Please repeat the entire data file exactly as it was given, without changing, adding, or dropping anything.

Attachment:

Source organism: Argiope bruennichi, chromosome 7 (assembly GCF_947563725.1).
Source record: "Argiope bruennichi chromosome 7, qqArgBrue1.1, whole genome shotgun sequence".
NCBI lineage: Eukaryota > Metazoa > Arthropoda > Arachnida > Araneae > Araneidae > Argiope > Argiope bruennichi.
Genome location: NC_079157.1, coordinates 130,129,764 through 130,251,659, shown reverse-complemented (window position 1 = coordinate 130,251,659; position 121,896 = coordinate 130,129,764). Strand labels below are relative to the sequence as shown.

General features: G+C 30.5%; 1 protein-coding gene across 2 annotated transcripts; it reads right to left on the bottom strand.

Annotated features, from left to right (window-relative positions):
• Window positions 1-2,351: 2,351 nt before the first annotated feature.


Source organism: Argiope bruennichi, chromosome 7 (assembly GCF_947563725.1).
Source record: "Argiope bruennichi chromosome 7, qqArgBrue1.1, whole genome shotgun sequence".
NCBI lineage: Eukaryota > Metazoa > Arthropoda > Arachnida > Araneae > Araneidae > Argiope > Argiope bruennichi.
Genome location: NC_079157.1, coordinates 130,129,764 through 130,251,659, shown reverse-complemented (window position 1 = coordinate 130,251,659; position 121,896 = coordinate 130,129,764). Strand labels below are relative to the sequence as shown.

General features: G+C 30.5%; 1 protein-coding gene across 2 annotated transcripts; it reads right to left on the bottom strand.

Annotated features, from left to right (window-relative positions):
• Window positions 1-2,351: 2,351 nt before the first annotated feature.